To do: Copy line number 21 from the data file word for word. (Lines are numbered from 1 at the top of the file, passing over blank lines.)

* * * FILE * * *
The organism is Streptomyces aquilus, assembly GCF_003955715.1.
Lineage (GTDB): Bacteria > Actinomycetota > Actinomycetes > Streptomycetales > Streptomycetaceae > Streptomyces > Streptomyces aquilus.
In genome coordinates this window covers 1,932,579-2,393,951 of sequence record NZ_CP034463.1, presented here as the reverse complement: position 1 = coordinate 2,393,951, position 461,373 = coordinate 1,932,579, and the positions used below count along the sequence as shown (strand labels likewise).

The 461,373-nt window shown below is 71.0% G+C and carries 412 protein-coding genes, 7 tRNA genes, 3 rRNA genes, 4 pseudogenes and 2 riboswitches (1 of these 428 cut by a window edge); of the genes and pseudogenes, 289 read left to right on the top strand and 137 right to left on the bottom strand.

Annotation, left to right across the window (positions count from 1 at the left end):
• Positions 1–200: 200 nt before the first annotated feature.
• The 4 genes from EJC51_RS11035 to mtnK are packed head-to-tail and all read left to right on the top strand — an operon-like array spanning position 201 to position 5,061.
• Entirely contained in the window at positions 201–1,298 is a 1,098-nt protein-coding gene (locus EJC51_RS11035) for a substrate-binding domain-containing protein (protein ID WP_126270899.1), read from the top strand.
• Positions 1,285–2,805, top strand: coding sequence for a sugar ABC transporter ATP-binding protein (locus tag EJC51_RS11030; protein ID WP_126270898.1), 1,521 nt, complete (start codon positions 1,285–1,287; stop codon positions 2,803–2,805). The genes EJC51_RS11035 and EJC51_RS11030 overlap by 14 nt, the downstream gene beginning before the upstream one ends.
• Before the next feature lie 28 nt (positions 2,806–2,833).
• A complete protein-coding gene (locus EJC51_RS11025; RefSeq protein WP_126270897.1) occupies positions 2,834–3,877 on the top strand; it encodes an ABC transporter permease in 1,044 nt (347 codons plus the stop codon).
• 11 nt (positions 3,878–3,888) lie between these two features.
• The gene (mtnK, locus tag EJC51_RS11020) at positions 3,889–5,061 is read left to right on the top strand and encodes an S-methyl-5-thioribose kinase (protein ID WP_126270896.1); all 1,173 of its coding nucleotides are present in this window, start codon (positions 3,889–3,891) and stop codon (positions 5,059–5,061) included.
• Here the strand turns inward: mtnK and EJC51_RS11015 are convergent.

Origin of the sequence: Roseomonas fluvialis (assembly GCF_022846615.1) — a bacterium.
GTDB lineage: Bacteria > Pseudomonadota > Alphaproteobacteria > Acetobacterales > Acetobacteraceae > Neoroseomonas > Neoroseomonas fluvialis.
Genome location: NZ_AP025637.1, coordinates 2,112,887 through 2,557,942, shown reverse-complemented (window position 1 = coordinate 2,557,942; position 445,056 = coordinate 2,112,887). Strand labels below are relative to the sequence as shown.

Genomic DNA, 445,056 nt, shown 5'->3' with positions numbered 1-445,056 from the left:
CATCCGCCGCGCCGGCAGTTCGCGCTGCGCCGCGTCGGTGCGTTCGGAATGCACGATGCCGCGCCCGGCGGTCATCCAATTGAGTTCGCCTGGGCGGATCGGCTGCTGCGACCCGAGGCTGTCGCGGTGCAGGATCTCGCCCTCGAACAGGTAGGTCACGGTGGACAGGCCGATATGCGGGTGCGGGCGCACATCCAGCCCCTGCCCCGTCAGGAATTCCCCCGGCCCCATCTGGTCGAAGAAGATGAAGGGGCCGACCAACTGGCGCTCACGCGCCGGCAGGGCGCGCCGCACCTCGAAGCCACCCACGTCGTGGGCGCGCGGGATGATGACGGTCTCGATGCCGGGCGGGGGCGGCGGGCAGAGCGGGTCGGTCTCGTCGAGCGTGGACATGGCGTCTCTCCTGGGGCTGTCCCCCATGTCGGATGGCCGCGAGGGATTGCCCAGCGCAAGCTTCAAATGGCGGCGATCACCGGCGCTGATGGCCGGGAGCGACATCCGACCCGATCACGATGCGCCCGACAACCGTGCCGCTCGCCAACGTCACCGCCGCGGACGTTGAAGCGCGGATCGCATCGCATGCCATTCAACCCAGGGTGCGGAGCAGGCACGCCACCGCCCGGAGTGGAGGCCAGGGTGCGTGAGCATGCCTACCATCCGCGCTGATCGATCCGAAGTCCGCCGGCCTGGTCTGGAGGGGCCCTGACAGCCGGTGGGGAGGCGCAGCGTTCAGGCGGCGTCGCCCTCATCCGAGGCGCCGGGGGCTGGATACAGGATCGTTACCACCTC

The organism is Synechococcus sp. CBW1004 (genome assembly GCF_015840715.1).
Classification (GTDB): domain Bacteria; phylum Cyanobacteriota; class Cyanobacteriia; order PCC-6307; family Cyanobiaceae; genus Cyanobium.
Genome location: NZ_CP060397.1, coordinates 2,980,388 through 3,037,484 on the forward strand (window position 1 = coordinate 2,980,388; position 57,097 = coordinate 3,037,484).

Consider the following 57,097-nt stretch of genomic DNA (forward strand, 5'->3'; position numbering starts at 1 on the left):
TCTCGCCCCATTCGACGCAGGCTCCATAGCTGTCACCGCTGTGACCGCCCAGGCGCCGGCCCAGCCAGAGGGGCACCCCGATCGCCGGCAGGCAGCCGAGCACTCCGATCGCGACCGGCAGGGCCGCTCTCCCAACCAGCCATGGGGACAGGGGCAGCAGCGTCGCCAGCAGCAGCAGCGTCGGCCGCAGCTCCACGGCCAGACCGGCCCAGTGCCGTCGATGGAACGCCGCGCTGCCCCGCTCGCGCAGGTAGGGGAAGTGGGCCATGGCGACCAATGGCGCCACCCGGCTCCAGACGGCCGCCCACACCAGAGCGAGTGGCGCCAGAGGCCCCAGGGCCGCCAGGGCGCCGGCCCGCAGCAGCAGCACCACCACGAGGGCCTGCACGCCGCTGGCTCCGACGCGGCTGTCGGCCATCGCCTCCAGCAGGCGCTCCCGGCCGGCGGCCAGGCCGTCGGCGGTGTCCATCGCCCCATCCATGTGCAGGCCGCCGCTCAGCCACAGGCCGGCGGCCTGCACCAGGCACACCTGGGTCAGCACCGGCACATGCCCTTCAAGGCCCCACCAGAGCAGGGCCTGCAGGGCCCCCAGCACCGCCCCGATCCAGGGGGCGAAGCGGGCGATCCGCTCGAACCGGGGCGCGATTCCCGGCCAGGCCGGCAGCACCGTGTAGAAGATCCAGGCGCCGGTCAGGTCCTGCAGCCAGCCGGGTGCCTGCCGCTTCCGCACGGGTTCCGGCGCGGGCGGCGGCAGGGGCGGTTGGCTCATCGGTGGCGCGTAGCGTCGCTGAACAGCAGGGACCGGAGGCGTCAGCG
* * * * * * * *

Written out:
Classification (GTDB): domain Bacteria; phylum Cyanobacteriota; class Cyanobacteriia; order PCC-6307; family Cyanobiaceae; genus Cyanobium.